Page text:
and since I cannot, cannot, cannot express this as a polynomial (must be something to do with expension of e^t?? but I got messy in the end and gave up) I took the first derivative of the fraction and found E(Z) as 1st derivative of Mz(t) around t=0. The calculation was a bit tedious so I'll just say that I got
$E(Z)=\frac{1+{\Theta}}{{\Theta}p}$

And since the direct calculation of the 2nd derivative from the fraction would be even more tedious, I welcome any pointers on how to express Mz(t) as polynomial so to do the Var(Z) in a proper way.

3. iv. Finally, the fun part.

The probability that the person who starts the game wins the game.

I consider the sequence

$\frac{1}{3},...\frac{2^{2m}}{3^{2m+1}}, m=0,1,2,...$ which represents probabilities of winning the game (picking the red disc) by the person who makes the first move.

Total probability is the sum

$\Sigma_{m=0}^{\infty}\frac{2^{2m}}{3^{2m+1}}=\Sigm a_{m=0}^{\infty}(\frac{2^2}{3^2})^m\frac{1}{3}=\fr ac{1}{3}\Sigma_{m=0}^{\infty}(\frac{4}{9})^m=\frac {1}{3}\frac{1}{1-4/9}=\frac{3}{5}$

Then the probability of the other person winning is 1-3/5=2/5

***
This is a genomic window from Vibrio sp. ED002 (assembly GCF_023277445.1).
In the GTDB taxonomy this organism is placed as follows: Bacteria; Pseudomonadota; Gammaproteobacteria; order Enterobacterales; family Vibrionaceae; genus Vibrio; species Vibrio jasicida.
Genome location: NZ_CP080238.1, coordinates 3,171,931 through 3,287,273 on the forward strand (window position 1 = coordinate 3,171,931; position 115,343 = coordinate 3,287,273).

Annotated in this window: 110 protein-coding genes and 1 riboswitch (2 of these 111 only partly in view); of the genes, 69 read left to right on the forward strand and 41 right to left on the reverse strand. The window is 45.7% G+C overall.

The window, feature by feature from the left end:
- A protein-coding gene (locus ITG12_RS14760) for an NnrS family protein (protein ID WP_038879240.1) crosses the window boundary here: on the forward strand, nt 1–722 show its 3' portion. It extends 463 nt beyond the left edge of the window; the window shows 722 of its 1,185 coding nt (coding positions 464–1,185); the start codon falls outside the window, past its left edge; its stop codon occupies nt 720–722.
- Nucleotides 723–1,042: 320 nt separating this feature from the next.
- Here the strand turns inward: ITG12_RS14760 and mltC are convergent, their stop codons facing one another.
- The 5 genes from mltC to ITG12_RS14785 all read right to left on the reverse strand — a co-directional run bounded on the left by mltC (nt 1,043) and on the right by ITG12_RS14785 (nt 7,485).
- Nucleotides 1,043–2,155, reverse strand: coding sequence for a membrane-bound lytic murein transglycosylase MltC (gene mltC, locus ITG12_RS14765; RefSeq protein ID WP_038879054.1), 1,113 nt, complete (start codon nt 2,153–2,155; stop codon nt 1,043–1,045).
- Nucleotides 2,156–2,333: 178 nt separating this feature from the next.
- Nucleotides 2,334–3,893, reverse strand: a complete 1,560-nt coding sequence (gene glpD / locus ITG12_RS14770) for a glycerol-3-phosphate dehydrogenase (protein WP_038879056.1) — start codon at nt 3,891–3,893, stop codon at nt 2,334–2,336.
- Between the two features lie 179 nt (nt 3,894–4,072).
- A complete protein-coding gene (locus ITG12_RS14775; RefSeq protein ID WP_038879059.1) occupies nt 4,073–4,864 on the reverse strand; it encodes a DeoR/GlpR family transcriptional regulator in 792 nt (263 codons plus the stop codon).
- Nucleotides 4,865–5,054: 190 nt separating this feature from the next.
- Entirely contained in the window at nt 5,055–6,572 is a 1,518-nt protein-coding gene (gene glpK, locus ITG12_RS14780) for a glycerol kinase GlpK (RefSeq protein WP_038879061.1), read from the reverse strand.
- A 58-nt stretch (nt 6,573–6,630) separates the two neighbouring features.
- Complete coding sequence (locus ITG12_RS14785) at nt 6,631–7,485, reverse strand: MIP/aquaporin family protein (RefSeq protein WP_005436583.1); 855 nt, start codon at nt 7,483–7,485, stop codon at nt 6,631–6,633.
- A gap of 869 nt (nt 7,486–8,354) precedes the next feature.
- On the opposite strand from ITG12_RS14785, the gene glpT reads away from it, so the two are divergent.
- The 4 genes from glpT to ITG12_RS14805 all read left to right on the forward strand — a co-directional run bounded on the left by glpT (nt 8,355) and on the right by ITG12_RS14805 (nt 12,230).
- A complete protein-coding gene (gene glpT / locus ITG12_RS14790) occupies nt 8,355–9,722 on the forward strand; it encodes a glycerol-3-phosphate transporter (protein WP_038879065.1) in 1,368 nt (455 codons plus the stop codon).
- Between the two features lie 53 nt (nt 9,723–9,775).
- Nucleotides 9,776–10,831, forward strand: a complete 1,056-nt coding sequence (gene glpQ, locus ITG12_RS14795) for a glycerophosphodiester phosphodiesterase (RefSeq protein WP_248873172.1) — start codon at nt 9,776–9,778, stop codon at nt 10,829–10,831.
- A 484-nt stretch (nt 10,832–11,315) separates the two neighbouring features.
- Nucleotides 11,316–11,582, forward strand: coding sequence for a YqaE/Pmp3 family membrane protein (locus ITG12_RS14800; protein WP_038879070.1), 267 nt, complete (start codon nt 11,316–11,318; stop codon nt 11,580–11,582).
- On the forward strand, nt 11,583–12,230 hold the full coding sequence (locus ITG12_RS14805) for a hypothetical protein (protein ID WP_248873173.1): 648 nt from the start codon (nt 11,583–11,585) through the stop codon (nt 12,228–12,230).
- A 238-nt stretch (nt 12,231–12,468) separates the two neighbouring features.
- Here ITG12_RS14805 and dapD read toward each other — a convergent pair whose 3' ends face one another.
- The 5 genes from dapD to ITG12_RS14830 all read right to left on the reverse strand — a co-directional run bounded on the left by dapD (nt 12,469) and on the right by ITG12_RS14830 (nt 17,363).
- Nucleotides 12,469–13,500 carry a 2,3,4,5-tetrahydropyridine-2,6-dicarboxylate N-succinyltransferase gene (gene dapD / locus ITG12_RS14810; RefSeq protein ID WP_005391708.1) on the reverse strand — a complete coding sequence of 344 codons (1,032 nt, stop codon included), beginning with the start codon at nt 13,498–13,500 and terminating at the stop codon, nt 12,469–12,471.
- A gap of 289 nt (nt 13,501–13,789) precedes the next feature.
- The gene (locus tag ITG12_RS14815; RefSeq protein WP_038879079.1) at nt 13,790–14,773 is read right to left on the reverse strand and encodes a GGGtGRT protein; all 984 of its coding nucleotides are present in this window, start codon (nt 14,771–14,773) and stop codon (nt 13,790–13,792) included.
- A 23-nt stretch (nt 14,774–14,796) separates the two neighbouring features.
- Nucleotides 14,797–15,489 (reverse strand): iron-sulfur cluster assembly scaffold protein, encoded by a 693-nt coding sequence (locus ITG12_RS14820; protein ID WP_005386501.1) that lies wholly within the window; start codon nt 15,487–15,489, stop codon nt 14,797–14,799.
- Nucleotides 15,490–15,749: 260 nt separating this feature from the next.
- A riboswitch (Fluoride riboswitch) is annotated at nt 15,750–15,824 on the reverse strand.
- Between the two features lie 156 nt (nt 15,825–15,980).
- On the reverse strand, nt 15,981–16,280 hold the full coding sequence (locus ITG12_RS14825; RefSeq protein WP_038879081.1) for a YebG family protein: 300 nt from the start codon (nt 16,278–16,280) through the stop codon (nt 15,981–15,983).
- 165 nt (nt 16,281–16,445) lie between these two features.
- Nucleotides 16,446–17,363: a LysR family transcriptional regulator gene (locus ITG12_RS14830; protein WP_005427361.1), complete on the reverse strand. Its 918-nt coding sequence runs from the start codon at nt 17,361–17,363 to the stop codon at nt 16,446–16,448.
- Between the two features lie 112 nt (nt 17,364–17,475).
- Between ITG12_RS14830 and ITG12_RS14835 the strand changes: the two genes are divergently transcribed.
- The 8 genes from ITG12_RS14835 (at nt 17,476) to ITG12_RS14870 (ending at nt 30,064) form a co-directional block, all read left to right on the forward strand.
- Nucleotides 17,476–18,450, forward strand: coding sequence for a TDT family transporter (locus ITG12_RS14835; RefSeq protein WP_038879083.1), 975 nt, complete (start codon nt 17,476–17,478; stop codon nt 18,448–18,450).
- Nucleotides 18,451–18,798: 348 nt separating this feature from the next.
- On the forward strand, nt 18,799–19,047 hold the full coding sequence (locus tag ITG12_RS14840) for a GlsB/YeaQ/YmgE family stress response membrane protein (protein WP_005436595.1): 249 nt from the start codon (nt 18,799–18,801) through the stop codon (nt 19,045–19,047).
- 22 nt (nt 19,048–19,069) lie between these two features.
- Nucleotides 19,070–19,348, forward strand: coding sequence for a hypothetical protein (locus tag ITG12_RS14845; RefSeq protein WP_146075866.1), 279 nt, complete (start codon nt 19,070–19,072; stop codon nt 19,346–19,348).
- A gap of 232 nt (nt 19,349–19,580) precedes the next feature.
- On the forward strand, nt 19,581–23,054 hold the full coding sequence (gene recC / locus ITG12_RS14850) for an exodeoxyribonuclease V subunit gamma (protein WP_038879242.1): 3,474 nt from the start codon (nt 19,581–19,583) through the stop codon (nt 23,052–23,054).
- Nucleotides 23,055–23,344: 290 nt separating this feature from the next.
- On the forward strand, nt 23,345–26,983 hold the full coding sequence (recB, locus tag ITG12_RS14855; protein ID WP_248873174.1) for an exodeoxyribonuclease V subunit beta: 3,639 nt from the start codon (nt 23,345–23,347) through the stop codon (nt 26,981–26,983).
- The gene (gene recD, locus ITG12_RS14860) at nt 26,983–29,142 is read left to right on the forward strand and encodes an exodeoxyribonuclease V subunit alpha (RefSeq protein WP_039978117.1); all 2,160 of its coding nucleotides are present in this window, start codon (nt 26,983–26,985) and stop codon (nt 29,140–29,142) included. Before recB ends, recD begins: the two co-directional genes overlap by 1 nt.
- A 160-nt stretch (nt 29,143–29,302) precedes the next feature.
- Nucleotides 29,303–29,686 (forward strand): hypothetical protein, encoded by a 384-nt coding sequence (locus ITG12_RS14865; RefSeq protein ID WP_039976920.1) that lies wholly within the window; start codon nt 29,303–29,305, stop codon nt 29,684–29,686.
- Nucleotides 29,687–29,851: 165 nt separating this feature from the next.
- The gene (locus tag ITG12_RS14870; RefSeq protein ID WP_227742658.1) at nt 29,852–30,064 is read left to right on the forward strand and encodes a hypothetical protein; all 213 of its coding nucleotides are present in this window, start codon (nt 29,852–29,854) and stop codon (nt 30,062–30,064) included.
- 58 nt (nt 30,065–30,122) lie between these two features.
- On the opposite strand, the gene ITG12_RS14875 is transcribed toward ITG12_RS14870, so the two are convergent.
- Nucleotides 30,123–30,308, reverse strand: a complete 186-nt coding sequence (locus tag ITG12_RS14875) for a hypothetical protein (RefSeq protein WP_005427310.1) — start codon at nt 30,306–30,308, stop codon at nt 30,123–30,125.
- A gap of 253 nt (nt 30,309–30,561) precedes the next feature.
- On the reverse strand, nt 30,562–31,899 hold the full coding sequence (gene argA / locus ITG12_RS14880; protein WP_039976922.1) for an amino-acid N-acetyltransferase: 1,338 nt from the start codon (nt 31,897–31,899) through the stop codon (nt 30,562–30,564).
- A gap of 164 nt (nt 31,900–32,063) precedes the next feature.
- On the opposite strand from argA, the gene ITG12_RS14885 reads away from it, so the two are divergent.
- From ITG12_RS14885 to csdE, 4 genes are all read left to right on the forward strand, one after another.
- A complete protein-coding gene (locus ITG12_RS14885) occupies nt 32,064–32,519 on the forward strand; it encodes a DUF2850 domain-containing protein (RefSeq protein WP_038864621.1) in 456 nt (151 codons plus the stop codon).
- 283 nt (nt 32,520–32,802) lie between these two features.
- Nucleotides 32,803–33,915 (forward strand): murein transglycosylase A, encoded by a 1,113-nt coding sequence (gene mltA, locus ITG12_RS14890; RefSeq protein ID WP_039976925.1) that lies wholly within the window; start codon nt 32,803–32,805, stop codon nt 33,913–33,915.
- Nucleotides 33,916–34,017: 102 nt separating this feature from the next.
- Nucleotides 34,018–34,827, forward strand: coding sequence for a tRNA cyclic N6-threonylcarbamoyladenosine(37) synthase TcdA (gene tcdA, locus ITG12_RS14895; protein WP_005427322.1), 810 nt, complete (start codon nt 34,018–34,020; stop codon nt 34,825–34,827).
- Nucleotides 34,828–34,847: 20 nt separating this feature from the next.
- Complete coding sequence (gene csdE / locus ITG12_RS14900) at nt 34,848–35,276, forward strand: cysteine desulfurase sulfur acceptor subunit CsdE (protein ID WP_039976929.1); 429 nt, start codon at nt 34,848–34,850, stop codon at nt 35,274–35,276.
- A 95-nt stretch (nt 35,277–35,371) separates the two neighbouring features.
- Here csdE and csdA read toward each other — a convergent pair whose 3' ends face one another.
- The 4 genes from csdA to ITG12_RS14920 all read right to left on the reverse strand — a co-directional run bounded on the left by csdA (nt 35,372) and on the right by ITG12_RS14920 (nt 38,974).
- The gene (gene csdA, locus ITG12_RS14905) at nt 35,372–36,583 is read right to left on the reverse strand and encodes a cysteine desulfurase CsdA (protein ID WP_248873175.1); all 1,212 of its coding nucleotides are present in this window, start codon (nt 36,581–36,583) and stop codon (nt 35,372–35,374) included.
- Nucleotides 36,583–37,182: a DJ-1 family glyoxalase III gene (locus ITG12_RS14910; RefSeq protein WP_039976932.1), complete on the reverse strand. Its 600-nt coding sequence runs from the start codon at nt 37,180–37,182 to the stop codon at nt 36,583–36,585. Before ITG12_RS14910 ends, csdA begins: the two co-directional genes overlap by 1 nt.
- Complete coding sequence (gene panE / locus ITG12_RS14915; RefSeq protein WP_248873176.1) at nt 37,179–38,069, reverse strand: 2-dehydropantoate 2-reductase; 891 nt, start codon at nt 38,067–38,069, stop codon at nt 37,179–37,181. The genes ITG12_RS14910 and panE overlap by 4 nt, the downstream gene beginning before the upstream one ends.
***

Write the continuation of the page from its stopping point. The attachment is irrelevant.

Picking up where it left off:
Since 3/5>2/5, I would choose to start. (makes sense since I can pick up the red disc on the first move already, without giving the other person a chance to make a single move)

4. Originally Posted by Volga

i. If Y is the number of turns in the game, this is also the number of rounds until the red disc comes up for the first time. I claim that $Y{\sim}Geometric(p)$ and its mass function is $f_Y(y)=(1-p)^{y-1}p$, y=1,2,... ie the number of trials until the first success (success=red disc comes up)

Therefore
$P(Y=1)=(1-1/3)^0\frac{1}{3}=\frac{1}{3}$
$P(Y=2)=(1-1/3)^1\frac{1}{3}=\frac{2}{9}$
$P(Y=3)=(1-1/3)^2\frac{1}{3}=\frac{4}{27}$
You are corrrect for the values for $P(Y=1),\;P(Y=2)\;and\;P(Y=3)$ however, when writing down the pmf, you need to plug in the values of p=1/3 and (1-p)=2/3 in $f_Y(y)=(1-p)^{y-1}p \; ,\;y=1,2,3,....$

Originally Posted by Volga
iii.

$M_Z(t)=\frac{\Theta}{{\Theta}-t}$ (~Exp)

$M_Y(t)=\frac{pe^t}{1-(1-p)e^t}$ (~Geo)

For Mx(t) to be well-defined, $\Theta>t$, and likewise, denominator in My(t) should be strictly positive, ie

$1-(1-p)e^t>0$
$e^t<\frac{1}{1-p}$
$ln(e^t)<-ln(1-p)$ and finally
$t<-ln(1-p)$

(thinking to myself, since 1-p<1, ln(1-p)<0 so t must be positive...)
I assume you meant $M_X(t)=\frac{\theta}{{\theta}-t}$ , since X follows an exponential distribution. You should also know $t < |\theta|$

and $M_Y(t)=\dfrac{pe^t}{1-(1-p)e^t}$. Yes, but plug in the values of p and (1-p).

Same for $t<-ln(1-p)$

Originally Posted by Volga

iii. Z is the function of Y and X, which, in turn, are pairwise independent. Therefore

$M_Z(t)=M_X(t)M_Y(t)$